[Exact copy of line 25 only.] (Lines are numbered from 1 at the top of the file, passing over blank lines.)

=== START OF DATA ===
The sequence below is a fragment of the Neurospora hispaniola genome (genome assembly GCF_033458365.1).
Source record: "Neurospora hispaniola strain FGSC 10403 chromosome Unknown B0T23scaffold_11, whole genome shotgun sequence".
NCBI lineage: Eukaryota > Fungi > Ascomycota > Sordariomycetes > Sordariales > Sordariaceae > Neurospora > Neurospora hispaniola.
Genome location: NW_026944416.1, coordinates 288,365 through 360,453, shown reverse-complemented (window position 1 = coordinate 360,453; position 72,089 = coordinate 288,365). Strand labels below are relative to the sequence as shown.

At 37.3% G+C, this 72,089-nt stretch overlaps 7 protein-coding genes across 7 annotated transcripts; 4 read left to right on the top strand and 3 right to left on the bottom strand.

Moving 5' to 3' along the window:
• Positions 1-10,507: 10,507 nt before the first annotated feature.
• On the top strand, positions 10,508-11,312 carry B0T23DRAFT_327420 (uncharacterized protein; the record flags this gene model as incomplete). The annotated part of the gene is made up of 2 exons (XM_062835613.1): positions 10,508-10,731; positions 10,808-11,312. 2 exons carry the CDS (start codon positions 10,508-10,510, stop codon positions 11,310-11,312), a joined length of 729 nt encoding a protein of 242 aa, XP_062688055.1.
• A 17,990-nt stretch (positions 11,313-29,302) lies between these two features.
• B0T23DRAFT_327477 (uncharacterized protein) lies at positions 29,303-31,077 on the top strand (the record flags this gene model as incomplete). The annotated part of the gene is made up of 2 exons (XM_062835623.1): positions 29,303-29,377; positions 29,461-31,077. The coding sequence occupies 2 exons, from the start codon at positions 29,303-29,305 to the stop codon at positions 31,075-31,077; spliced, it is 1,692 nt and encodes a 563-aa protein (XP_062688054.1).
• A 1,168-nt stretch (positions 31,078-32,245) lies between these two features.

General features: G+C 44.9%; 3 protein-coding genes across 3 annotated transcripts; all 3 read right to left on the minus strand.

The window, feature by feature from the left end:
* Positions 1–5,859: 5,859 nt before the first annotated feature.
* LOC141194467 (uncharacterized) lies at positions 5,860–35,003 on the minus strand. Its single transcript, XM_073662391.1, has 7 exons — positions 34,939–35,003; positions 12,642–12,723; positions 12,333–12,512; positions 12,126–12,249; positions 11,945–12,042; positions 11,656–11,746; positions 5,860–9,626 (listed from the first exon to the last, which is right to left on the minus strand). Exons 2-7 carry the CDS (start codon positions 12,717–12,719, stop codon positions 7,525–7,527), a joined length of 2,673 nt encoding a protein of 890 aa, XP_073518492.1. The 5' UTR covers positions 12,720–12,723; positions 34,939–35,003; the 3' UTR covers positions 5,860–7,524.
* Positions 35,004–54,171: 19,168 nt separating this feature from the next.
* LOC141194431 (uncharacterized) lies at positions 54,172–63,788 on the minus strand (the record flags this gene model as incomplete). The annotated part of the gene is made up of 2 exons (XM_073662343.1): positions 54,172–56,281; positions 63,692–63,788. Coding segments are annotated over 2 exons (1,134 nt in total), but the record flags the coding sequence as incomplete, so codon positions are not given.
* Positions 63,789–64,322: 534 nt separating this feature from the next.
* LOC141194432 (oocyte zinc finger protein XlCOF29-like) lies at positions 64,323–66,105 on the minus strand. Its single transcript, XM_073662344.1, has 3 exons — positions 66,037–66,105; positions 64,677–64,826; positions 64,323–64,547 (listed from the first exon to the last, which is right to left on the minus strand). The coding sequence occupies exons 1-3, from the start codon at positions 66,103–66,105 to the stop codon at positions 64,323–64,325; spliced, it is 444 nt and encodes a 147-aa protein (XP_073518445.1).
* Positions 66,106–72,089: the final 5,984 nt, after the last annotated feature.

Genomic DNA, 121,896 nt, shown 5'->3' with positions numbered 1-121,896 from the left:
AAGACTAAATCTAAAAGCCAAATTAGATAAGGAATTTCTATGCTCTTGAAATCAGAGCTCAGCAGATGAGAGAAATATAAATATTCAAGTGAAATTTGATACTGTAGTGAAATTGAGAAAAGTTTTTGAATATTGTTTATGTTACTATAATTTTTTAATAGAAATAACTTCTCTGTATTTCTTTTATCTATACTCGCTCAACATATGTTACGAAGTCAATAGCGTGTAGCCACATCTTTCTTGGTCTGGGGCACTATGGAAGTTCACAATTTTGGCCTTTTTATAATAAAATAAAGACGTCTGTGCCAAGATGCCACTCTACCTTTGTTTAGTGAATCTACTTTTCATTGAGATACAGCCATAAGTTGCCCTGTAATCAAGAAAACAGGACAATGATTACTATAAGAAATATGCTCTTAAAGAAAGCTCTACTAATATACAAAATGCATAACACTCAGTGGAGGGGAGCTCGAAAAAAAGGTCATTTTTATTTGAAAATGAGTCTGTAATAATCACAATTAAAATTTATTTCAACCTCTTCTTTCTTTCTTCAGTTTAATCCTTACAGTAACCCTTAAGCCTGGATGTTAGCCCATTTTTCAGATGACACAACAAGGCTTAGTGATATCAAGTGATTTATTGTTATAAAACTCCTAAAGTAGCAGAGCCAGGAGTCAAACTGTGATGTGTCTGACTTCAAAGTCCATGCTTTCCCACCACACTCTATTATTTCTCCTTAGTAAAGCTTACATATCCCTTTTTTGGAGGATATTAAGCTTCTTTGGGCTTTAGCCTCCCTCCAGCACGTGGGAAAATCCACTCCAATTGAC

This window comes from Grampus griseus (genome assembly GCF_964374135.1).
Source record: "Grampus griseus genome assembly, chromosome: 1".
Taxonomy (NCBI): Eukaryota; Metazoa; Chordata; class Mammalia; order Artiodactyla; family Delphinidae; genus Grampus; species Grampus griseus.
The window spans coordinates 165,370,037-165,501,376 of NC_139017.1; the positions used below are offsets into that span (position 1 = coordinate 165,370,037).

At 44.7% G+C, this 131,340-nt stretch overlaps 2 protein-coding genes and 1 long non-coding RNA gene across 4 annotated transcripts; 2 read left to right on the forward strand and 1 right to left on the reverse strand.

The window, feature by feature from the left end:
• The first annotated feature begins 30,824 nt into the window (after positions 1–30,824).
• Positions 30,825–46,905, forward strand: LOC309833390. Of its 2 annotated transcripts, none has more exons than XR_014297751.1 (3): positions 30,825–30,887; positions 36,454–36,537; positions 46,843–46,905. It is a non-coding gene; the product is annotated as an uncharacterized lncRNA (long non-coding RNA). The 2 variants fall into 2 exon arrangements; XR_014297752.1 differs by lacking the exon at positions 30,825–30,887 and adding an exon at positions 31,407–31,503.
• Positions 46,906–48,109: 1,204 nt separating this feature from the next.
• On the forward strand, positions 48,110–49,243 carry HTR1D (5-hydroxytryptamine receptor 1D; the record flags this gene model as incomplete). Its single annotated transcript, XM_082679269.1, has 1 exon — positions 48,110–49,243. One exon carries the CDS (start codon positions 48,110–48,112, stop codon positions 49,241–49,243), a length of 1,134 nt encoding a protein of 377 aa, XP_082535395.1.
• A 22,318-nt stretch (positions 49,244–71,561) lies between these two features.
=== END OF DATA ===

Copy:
Taxonomy (NCBI): Eukaryota; Metazoa; Chordata; class Mammalia; order Artiodactyla; family Delphinidae; genus Grampus; species Grampus griseus.